• Heart and Circulatory Health

    High Cholesterol

    Glucomannan is a water-soluble dietary fiber that has been shown to significantly reduce total blood cholesterol, LDL cholesterol, and triglycerides, and to raise HDL cholesterol.
    High Cholesterol
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    Glucomannan is a water-soluble dietary fiber that is derived from konjac root. Controlled12,13 and double-blind14,15 trials have shown that supplementation with glucomannan significantly reduced total blood cholesterol, LDL cholesterol, and triglycerides, and in some cases raised HDL cholesterol. Effective amounts of glucomannan for lowering blood cholesterol have been 4 to 13 grams per day.
  • Digestive Support

    Constipation

    Glucomannan is a water-soluble dietary fiber that has shown to be effective as a bulk-forming laxative.
    Constipation
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    Glucomannan is a water-soluble dietary fiber that is derived from konjac root. Like other sources of fiber, such as psyllium and fenugreek, glucomannan is considered a bulk-forming laxative. A preliminary trial16 and several double-blind trials17,18,19,20 have found glucomannan to be an effective treatment for constipation. The amount of glucomannan shown to be effective as a laxative is 3 to 4 grams per day. In constipated people, glucomannan and other bulk-forming laxatives generally help produce a bowel movement within 12 to 24 hours.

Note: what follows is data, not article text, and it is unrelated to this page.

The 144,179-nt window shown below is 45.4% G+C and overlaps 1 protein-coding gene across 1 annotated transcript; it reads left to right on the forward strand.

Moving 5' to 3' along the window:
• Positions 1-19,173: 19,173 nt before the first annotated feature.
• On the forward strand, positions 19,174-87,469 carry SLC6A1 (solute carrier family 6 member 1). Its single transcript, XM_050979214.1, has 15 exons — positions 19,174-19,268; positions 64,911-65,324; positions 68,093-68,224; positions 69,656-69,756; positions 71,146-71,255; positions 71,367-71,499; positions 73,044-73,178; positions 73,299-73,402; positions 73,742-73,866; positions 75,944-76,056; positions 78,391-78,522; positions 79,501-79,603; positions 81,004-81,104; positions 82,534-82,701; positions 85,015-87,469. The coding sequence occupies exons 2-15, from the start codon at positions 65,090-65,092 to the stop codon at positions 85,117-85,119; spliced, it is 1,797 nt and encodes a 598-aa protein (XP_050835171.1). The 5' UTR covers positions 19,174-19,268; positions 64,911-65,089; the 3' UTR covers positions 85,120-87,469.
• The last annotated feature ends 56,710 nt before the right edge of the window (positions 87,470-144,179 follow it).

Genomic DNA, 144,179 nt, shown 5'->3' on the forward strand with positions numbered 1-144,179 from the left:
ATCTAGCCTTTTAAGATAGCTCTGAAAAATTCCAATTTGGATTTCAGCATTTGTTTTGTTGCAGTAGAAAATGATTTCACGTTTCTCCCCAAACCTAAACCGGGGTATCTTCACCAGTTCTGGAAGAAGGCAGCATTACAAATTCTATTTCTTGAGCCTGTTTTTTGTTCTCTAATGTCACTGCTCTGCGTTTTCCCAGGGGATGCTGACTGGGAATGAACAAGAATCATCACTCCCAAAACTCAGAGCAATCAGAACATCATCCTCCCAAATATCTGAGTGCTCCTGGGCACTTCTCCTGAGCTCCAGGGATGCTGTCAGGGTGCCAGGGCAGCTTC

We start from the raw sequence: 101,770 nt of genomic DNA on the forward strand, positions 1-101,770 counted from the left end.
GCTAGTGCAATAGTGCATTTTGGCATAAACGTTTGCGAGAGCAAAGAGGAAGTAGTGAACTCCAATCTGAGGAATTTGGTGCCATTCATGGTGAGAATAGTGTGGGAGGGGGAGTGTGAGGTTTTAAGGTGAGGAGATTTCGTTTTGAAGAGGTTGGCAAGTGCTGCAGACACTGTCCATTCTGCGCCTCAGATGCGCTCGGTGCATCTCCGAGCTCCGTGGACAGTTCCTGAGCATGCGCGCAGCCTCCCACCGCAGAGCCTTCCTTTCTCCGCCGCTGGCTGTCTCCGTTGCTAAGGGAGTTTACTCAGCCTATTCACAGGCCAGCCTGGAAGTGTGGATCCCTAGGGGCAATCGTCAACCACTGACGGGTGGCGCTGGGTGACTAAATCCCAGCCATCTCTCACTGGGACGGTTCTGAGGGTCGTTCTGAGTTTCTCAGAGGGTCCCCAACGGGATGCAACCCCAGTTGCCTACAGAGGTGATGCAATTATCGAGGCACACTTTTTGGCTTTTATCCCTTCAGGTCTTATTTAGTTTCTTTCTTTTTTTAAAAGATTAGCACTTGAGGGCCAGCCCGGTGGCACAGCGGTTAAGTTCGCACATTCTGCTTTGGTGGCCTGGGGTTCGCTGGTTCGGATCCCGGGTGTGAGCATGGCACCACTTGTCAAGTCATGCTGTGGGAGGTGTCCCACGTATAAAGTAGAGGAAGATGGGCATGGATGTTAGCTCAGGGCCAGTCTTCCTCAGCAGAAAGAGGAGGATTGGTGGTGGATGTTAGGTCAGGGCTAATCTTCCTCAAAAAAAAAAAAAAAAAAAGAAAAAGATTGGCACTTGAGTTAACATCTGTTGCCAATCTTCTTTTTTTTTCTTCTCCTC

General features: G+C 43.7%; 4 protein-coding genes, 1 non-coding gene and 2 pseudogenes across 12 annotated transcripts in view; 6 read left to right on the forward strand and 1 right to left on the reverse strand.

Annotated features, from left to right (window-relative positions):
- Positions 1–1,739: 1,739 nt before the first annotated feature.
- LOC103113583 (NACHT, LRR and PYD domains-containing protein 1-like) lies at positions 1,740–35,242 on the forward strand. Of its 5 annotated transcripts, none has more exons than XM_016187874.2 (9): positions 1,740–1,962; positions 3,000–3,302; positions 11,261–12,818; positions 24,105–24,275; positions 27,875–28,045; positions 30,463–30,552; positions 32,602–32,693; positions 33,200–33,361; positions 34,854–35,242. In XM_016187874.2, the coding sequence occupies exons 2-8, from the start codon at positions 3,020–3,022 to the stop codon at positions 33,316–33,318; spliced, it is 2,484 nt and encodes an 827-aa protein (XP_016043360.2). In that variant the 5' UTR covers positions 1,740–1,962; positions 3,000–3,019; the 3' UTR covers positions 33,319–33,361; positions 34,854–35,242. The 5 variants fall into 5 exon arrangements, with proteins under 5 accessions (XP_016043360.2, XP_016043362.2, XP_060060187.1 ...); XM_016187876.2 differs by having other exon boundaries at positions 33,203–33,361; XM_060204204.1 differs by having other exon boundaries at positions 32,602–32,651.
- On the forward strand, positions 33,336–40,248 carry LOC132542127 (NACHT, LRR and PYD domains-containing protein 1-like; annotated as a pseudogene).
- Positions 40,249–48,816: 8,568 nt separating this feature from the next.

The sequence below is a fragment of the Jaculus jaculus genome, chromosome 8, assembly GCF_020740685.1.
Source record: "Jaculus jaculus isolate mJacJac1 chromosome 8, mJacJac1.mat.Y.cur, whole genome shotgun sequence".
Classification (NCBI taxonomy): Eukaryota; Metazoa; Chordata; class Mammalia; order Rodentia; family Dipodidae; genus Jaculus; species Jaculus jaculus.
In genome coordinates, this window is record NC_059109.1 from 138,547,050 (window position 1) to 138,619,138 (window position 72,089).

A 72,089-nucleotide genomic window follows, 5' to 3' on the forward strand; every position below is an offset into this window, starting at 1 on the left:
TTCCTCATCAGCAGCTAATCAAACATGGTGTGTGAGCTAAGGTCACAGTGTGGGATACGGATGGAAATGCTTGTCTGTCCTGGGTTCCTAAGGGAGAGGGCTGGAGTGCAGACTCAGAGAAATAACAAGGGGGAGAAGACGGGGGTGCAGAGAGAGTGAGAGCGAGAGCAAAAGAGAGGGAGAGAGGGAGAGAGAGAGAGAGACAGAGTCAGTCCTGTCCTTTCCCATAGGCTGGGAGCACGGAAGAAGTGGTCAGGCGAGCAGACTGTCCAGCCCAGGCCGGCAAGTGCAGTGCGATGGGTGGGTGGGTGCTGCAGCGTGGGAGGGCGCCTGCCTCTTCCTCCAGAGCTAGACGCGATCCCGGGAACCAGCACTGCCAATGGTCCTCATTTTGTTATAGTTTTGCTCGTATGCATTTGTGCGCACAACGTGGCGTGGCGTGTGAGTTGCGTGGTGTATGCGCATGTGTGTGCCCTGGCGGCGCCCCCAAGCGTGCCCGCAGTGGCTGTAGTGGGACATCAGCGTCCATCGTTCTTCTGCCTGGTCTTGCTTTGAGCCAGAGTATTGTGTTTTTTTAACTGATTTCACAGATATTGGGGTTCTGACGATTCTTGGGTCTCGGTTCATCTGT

Diverticular Disease

    Glucomannan is a water-soluble dietary fiber. One study found that people with diverticular disease had reduced symptoms after taking glucommanan.
    Diverticular Disease
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    Glucomannan is a water-soluble dietary fiber that is derived from konjac root (Amorphophallus konjac). A preliminary clinical trial found that approximately one-third to one half of people with diverticular disease had reduced symptoms of diverticular disease after taking glucommanan.21 The amount of glucomannan shown to be effective as a laxative is 3–4 grams per day.

  • Weight Management

    Obesity

    Supplementing with glucomannan, a bulking agent, has promoted weight loss in overweight adults.
    Obesity
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    Supplementing with 3 to 4 grams per day of a bulking agent called glucomannan, with or without calorie restriction, has promoted weight loss in overweight adults,22,23,24 while 2 to 3 grams per day was effective in a group of obese adolescents in another controlled trial.25
  • Children's Health

    Childhood Obesity

    Glucomannan, a type of fiber, dilutes calories, slows down the eating process, and may make people feel more full despite eating fewer calories.
    Childhood Obesity